Two children with their father and grandfather in the living room

Multi-Generational Households | Strategies for Keeping Your Extended Family Under One Roof

Two children with their father and grandfather in the living roomIt may come as a surprise to know that the nuclear family household of two parents and their biological children is a relatively rare phenomenon in the history of humankind. The term itself only started being used in the early 20th century.

Throughout history and in cultures across the world, having more than two generations living together has been the norm.

In Australia, more than four million Australian adults live in households with their parents, their adult children or extended family. That’s one fifth of all households and the trend is likely to rise.

Economic Benefits of Multi-generational Living

One of the obvious benefits of multi-generation living is that it makes economic sense. With Australia ranking third in the most expensive places to buy a house, buying a home is beyond the reach of many Australians.

 Sharing the cost of mortgage, rent and utilities with family members is a good reason to live together. For adult children saving to buy a home of their own, living with their parents gives them the head-start to save a deposit.

Grandparents on Call

Another reason many opt to share a home with their parents or older relatives is because of the support and help grandparents can provide in helping to raise children.

Provided your parents are up to the challenges of looking after energetic children, the benefits to children of having their grandparents close at hand are innumerable. Often grandparents have the patience, wisdom and sense of perspective that busy working parents just don’t have.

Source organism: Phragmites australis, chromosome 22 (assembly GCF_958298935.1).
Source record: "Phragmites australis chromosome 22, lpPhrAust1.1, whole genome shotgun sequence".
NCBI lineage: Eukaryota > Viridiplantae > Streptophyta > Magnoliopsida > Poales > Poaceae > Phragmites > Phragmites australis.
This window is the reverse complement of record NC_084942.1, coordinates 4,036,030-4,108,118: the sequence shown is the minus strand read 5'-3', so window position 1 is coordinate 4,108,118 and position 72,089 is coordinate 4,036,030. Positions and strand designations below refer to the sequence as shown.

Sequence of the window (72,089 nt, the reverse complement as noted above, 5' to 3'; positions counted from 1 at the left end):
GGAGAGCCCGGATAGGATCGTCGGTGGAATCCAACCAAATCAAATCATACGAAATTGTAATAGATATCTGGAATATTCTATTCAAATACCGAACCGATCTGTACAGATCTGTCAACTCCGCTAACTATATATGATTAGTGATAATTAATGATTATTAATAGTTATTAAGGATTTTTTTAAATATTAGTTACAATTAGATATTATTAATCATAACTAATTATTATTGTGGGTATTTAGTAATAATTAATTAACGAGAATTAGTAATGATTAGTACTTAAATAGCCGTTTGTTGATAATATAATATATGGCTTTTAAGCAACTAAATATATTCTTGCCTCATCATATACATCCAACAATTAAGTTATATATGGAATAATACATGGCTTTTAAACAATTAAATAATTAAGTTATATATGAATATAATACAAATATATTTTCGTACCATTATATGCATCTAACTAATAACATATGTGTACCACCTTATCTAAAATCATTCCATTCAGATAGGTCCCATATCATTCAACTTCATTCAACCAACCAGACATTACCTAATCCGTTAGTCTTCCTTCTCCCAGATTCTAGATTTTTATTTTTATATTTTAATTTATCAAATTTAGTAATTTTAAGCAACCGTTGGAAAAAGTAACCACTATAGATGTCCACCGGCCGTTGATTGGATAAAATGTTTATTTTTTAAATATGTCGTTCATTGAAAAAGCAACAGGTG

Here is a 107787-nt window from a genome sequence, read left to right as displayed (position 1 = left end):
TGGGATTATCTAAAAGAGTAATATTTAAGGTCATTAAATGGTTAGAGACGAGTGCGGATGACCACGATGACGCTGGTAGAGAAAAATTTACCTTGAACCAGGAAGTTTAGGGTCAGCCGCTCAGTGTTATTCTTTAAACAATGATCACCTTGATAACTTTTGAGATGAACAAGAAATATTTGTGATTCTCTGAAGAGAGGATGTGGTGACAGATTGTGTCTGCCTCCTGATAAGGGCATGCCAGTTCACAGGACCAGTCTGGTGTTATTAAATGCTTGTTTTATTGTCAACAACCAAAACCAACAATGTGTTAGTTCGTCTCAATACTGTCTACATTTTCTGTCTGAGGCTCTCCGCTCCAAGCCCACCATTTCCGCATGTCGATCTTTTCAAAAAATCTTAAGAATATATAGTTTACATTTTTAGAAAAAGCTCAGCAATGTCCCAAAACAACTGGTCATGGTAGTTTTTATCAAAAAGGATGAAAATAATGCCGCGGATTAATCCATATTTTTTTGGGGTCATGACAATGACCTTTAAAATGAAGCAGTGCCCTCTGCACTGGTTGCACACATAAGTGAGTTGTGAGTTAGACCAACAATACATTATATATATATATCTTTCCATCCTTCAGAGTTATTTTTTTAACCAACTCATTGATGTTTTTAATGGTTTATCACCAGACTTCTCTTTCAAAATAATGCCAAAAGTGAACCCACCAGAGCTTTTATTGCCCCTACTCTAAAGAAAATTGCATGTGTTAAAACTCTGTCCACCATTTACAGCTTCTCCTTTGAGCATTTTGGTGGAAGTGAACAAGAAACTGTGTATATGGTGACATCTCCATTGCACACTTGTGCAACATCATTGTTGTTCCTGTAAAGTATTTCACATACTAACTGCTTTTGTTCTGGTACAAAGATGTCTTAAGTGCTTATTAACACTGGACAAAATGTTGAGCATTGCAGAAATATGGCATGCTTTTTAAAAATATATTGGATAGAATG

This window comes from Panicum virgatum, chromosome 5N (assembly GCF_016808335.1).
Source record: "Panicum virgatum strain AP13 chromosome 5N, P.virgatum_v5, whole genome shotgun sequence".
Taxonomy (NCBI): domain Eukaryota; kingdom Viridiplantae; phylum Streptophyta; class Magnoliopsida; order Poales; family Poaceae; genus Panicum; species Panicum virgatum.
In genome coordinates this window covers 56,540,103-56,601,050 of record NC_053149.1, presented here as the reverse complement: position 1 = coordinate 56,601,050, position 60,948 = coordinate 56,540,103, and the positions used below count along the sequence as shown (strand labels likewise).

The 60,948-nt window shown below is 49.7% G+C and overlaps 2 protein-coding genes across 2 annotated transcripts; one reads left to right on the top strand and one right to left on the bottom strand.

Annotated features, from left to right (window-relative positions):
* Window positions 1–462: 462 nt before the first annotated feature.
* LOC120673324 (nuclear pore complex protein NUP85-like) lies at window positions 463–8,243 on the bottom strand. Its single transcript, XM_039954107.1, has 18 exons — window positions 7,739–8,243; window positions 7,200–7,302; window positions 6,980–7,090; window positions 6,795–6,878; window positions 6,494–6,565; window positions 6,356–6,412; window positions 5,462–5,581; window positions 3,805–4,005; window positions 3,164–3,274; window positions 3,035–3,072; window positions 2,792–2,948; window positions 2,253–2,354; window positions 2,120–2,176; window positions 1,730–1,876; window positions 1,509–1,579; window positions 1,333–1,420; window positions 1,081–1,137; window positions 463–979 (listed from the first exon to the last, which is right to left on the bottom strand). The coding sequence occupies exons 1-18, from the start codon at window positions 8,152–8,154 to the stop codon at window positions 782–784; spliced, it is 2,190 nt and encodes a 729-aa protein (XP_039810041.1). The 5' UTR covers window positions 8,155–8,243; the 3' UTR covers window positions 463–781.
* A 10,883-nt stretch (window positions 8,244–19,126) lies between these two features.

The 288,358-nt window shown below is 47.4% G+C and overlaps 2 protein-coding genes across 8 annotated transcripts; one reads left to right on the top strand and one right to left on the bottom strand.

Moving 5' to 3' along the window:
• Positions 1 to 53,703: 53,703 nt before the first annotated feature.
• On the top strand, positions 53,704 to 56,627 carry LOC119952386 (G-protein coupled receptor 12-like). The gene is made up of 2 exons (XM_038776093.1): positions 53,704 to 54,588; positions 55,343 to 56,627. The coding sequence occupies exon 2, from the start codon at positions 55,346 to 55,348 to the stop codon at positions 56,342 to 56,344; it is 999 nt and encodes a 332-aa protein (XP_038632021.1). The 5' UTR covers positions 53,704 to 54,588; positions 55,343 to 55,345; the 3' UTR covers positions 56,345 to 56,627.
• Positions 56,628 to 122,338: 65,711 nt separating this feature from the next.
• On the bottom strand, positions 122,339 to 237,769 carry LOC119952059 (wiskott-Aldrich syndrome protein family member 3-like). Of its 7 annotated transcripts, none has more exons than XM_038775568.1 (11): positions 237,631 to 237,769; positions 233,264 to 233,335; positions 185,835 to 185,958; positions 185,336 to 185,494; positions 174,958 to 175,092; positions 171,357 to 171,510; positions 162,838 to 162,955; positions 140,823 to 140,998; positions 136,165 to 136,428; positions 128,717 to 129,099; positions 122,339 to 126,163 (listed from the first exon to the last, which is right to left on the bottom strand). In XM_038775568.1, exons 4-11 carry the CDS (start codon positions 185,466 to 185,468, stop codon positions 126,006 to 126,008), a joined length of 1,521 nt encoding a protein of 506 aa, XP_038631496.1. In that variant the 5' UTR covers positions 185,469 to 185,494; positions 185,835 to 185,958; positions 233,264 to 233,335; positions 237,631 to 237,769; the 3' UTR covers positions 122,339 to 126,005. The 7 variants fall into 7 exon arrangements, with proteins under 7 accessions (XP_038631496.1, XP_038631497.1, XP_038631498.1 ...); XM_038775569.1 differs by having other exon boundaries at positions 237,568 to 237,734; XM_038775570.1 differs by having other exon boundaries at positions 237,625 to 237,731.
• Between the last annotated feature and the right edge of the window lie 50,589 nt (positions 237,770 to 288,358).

Caring for Elder Family Members

Of course, if your parents or in-laws are at the time in their life when they require more care and you are their primary carer, living together means you are able to monitor and attend to their needs or see that they are getting the daily care they require. It also provides valuable companionship to elderly parents who may otherwise feel isolated.

Options for Multigenerational Living

While the benefits are many, multi-generational living presents its own challenges which must be acknowledged. Lack of privacy, adequate space, splitting responsibility for household chores and financial contributions can all add to the stress of inter-generational living.

Whether you’re caring for an elderly relative, or you’re an older person living with your children and grandchildren, or an adult child living with your parents, everyone needs their own personal space and privacy from time to time.

More and more Australian families are opting to add a granny flat to their home to ease the pressure of inter-generation living and boost the value of their property at the same time.

 For more information on how adding a granny flat to your property could give family members the privacy and independence they need, as well as the long term investment value of granny flats, contact us online or give us a call on 02 9119 1826.

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